Last week the State University of New York’s College of Environmental Science and Forestry released its annual list of “top 10 new species”, highlighting how little we know about the species that share our planet.
ESF’s International Institute for Species Exploration releases the list each May 23rd, coinciding with the birthday of Carolus Linnaeus, the 18th century taxonomist who developed the binomial nomenclature system used to name all species today.
Each year scientists typically describe over 18,000 previously undocumented species.
Last week the State University of New York’s College of Environmental Science and Forestry released its annual list of “top 10 new species”, highlighting how little we know about the species that share our planet. ESF’s International Institute for Species Exploration releases the list each May 23rd, coinciding with the birthday of Carolus Linnaeus, the 18th century taxonomist who developed the binomial nomenclature system used to name all species today.
Each year scientists typically describe over 18,000 previously undocumented species. While many of these species are new to science, some are often distinguished using genetic analysis, revealing them to be distinct from known species. The International Institute for Species Exploration (IISE) says the project raises public awareness about extinction and the role taxonomy and museums play in advancing biological sciences.
Below is the full list of species, which includes both contemporary organisms as well as species that disappeared in ancient times. Species are chosen by an international selection committee.
(Mongabay publishes its own list of species first described in the previous 12 months each December: the 2015 list)
Genetic analysis revealed two populations of the Giant Tortoise on the Galapagos island of Santa Cruz to be genetically distinct, so the species was split into two: the known species Chelonoidis porteri and the “new” species Chelonoidis donfaustoi. IISE notes the decision has immediate conservation implications: “This discovery has immediate, important conservation implications. C. porteri has a more limited geographic range than previously believed, restricted to western and southwestern areas of the island, and care must be taken to avoid bridging the natural isolation of the two species.” The new species is named after Don Fausto, a ranger who worked 43 years to conserve giant tortoises in the Galapagos.
The Giant Sundew (Drosera magnifica) was discovered through photographs posted on Facebook. The species is the largest sundew ever found in the Americas, attaining a length of 123 cm (48 inches). It is limited to the summit of a single mountain in Minas Gerais, Brazil.
IISE included Homo naledi, a hominin that lived 2-4 million years ago on its list. The species was described from a set of bones discovered in South Africa. The species is thought to have stood nearly 1.5 meters (five feet) and had “humanlike hands and feet”.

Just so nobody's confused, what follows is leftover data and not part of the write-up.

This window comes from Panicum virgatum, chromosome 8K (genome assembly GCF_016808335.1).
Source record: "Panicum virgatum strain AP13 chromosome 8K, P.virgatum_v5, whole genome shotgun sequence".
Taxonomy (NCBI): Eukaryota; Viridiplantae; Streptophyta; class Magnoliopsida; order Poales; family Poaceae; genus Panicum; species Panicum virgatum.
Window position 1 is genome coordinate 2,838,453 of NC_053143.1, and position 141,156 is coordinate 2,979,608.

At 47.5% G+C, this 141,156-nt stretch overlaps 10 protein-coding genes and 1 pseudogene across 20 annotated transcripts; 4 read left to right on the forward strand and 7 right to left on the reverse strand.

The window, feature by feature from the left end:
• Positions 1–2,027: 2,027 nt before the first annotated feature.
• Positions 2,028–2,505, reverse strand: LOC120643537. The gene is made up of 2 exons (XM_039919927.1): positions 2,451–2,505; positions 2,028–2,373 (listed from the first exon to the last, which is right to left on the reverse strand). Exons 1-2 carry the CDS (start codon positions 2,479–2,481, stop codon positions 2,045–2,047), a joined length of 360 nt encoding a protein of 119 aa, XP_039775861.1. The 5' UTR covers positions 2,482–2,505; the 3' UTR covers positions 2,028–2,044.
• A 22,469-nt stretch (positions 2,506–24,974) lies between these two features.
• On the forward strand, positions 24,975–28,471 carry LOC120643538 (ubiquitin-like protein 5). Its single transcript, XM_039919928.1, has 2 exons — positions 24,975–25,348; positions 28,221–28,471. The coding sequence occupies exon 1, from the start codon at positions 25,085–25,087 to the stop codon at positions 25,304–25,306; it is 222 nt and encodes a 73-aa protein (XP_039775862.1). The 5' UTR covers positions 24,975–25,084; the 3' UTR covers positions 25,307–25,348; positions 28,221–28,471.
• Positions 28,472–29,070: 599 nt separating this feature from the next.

Iuiuniscus iuiuensis is a cave-dwelling isopod — a type of crustacean — that builds structures made of mud. The structure-building behavior has never before been observed in its family.
A species of anglerfish (Lasiognathus dinema) discovered in the aftermath of the Deepwater Horizon oil spill is rated as the “ugliest” new species on IISE’s list. Like other anglerfish, the tiny deepwater species uses a bioluminescent “lure” to attract its prey.
A colorful seadragon Phyllopteryx dewysea collected in 2007 made IISE’s list. Found only off Western Australia, the species is the third know type of seadragon, which belong to the same family as seahorses: Syngnathidae. The species attains a length of 24 cm (10 inches).
A tiny beetle from Peru, Phytotelmatrichis osopaddington, appears to have been selected by the panel for its noteworthy name.
“This species owes its charming Latin name to Paddington Bear, a lovable character who became a classic in children’s literature after he was introduced in 1958,” said IISE on its web site. “As the story goes, he showed up one day in Paddington Station, London, with a sign that said, ‘Please look after this bear.’ Like him, the new beetle hails from Peru. The researchers hope the new species’ name will draw attention to the threatened Andean spectacled bear that inspired the Paddington books.”
Beetles are the largest group of species described by scientists. More than 450,000 species have been described.
Pliobates cataloniae, an ape that roamed the planet some 11.6 million years ago, was included on the list for “[challenging] a lot of assumptions about the origins of, and relations among, living apes, gibbons and humans”. The skeleton upon which the description is based was discovered in a landfill in Catalonia.
Sirdavidia solannona is a tree noted for its colorful flowers. The species was documented near a major road in Gabon.
Umma gumma is one of sixty “new” species of damselfly described in a single paper last year. Its name is a reference to the 1969 Pink Floyd album Ummagumma. It hails from Gabon.